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Devil's Tower National Monument

Devil’s Tower




Location: Crook County, WY   Map

Age: 50 million years

Height: 865 ft (265 m)

Alternative Native American names:

Cheyenne, Crow: Bear's House

Crow: Home of bears

Arapaho: Bear's Tipi

Lacota: Matho Thipila (literally "Bear Lodge") or Ptehe Gi ("Buffalo Horn")

Kiowa: Aloft on a Rock, Tree Rock




Description of Devil's Tower National Monument

Devil's Tower National Monument is located in Crook County, Wyoming in United States.  Devil's Tower National Monument is a unique geologic formation known as a laccolithic butte composed of igneous rock. It was formed as a plug in a former volcano. Lava made its way to the surface of the volcano and solidified. Over thousands of years remains of the mountain underwent erosion leaving this majestic monument to natural beauty. Lakota Native tribes called this notable formation Matho Thipila (literally "Bear Lodge") or Ptehe Gi ("Buffalo Horn"). It reaches a height of 865 ft (265 m). Devil's Tower is a popular destination of with mountain climbers that dare to make up its vertical slopes every year.





The landscape surrounding the Devil's Tower consists mainly of sedimentary rocks. The oldest rocks visible in the National Monument were in a shallow sea during the Middle or Late Triassic period, 225 to 195 million years ago. This dark red sandstone and garnet siltstone, interspersed with slate, can be seen along the Belle Fourche river. Oxidation of iron minerals causes reddening of the rocks. This layer of rock is known as the Spearfish Formation. On the Spearfish Formation there is a thin band of gypsum, called Gypsum Springs Formation. This layer of plaster was deposited during the Jurassic period, 195 to 136 million years ago. Created as sea levels and climates changed repeatedly, grayish shales (deposited in low oxygen environments such as salt marshes) were interspersed with fine-grained sandstones, limestones, and sometimes fine beds of red clay.

During the Paleocene era, 56 to 66 million years ago, the Rocky Mountains and the Black Hills rose. The magma ascended through the crust and intruded the layers of existing sedimentary rocks. The igneous material that forms the Devil's Tower is a phorolytic porphyrid intruded some 40.5 million years ago, in the Eocene, As the magma cooled and its volume decreased, cracks formed at predominant angles of 120 degrees, forming the hexagonal columns (sometimes of 4, 5 and 7 sides), each of about 180 cm in diameter.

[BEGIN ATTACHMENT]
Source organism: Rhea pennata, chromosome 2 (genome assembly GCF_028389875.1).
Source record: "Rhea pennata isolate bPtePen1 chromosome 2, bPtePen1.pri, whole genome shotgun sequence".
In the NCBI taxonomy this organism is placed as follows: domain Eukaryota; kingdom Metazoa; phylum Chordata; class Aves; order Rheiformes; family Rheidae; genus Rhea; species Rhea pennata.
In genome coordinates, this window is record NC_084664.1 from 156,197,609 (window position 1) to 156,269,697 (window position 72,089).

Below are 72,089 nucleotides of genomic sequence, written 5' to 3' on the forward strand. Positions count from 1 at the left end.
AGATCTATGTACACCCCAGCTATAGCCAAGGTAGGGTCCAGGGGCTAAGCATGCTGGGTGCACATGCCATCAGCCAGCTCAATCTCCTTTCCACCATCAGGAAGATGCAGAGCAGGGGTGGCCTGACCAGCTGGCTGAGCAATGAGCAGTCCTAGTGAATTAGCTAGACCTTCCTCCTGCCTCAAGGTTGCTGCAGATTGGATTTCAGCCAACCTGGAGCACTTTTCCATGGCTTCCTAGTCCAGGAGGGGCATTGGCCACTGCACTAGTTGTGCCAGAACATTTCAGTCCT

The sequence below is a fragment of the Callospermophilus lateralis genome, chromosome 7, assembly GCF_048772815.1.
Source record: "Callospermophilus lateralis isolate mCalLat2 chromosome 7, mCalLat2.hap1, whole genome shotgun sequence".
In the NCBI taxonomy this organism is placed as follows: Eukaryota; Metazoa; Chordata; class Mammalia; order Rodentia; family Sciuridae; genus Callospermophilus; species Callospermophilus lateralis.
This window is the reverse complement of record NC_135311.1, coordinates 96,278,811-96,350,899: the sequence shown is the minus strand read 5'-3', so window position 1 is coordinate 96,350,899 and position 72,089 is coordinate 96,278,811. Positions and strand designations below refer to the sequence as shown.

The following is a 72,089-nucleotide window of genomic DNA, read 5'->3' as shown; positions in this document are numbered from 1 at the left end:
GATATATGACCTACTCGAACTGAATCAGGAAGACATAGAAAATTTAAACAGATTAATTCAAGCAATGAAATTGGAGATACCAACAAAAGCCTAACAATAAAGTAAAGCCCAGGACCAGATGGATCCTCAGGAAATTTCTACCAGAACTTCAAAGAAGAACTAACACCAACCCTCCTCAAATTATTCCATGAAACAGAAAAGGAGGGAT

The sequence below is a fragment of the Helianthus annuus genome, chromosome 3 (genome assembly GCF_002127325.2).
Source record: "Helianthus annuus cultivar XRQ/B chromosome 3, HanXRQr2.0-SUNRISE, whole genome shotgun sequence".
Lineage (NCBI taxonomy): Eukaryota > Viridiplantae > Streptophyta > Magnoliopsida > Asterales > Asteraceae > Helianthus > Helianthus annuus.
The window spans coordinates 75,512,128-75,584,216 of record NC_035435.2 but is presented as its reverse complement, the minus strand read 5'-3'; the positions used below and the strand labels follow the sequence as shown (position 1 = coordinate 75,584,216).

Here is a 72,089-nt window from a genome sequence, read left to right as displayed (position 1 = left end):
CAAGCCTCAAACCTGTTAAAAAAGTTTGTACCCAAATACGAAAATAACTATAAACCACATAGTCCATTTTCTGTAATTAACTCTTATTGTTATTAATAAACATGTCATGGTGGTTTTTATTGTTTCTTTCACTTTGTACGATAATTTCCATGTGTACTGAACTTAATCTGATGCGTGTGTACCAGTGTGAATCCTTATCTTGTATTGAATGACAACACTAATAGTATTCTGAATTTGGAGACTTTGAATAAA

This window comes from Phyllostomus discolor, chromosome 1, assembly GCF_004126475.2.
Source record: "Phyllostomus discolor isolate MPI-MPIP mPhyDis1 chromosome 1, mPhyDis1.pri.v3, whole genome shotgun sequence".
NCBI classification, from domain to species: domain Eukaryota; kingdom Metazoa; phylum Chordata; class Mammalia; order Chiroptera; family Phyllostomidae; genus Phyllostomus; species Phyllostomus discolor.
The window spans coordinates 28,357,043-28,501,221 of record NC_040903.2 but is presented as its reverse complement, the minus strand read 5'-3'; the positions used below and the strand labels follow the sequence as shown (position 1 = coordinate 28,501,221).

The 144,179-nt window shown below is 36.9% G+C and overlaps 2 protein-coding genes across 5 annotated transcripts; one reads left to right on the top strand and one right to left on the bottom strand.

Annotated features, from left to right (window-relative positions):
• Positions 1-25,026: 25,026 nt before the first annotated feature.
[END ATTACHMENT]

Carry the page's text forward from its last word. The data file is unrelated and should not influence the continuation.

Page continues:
The mass of igneous rock, already crystallized, did not manifest itself in the landscape until the sedimentary rocks that covered and surrounded it eroded. As the elements eroded the softer sandstones and shales, the more resistant igneous rock resisted the erosion forces to a greater extent. As a result, the gray columns of the Devil's Tower began to appear as an isolated mass highlighting the landscape.



Fees and permits

Park entrance fees are $10 for a private vehicle, or $5 for a hiker, bicyclist or motorcyclist. All entrance fees are valid for seven consecutive days.

There are several passes for groups traveling together in a private vehicle or individuals on foot or on bike. These passes provide free entry at national parks and national wildlife refuges, and also cover standard amenity fees at national forests and grasslands, and at lands managed by the Bureau of Land Management and Bureau of Reclamation. These passes are valid at all national parks including Devils Tower National Monument:

The $80 Annual Pass (valid for twelve months from date of issue) can be purchased by anyone. Military personnel can obtain a free annual pass in person at a federal recreation site by showing a Common Access Card (CAC) or Military ID.
U.S. citizens or permanent residents age 62 or over can obtain a Senior Pass (valid for the life of the holder) in person at a federal recreation site for $80, or through the mail for $90; applicants must provide documentation of citizenship and age. This pass also provides a fifty percent discount on some park amenities. Seniors can also obtain a $20 annual pass.
U.S. citizens or permanent residents with permanent disabilities can obtain an Access Pass (valid for the life of the holder) in person at a federal recreation site at no charge, or through the mail for $10; applicants must provide documentation of citizenship and permanent disability. This pass also provides a fifty percent discount on some park amenities.
Individuals who have volunteered 250 or more hours with federal agencies that participate in the Interagency Pass Program can receive a free Volunteer Pass.
4th graders can receive an Annual 4th Grade Pass that allows free entry for the duration of the 4th grade school year (September-August) to the bearer and any accompanying passengers in a private non-commercial vehicle. Registration at the Every Kid in a Park website is required.
In 2018 the National Park Service will offer four days on which entry is free for all national parks: January 15 (Martin Luther King Jr. Day), April 21 (1st Day of NPS Week), September 22 (National Public Lands Day), and November 11 (Veterans Day weekend).





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